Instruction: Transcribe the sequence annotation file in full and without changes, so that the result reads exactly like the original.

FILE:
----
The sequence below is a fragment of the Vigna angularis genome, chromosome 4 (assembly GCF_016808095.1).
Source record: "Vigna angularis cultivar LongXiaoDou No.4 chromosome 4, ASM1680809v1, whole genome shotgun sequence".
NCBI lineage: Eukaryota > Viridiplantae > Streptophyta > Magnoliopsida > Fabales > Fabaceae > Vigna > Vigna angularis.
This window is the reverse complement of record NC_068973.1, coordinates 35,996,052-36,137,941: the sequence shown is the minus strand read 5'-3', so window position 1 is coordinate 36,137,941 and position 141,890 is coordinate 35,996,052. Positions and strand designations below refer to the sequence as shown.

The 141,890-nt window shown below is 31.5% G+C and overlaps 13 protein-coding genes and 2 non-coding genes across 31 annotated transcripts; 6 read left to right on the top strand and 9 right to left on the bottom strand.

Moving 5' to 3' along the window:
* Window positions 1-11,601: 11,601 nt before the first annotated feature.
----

The sequence below is a fragment of the Vigna angularis genome, chromosome 4 (assembly GCF_016808095.1).
Source record: "Vigna angularis cultivar LongXiaoDou No.4 chromosome 4, ASM1680809v1, whole genome shotgun sequence".
NCBI lineage: Eukaryota > Viridiplantae > Streptophyta > Magnoliopsida > Fabales > Fabaceae > Vigna > Vigna angularis.
This window is the reverse complement of record NC_068973.1, coordinates 35,996,052-36,137,941: the sequence shown is the minus strand read 5'-3', so window position 1 is coordinate 36,137,941 and position 141,890 is coordinate 35,996,052. Positions and strand designations below refer to the sequence as shown.

The 141,890-nt window shown below is 31.5% G+C and overlaps 13 protein-coding genes and 2 non-coding genes across 31 annotated transcripts; 6 read left to right on the top strand and 9 right to left on the bottom strand.

Moving 5' to 3' along the window:
* Window positions 1-11,601: 11,601 nt before the first annotated feature.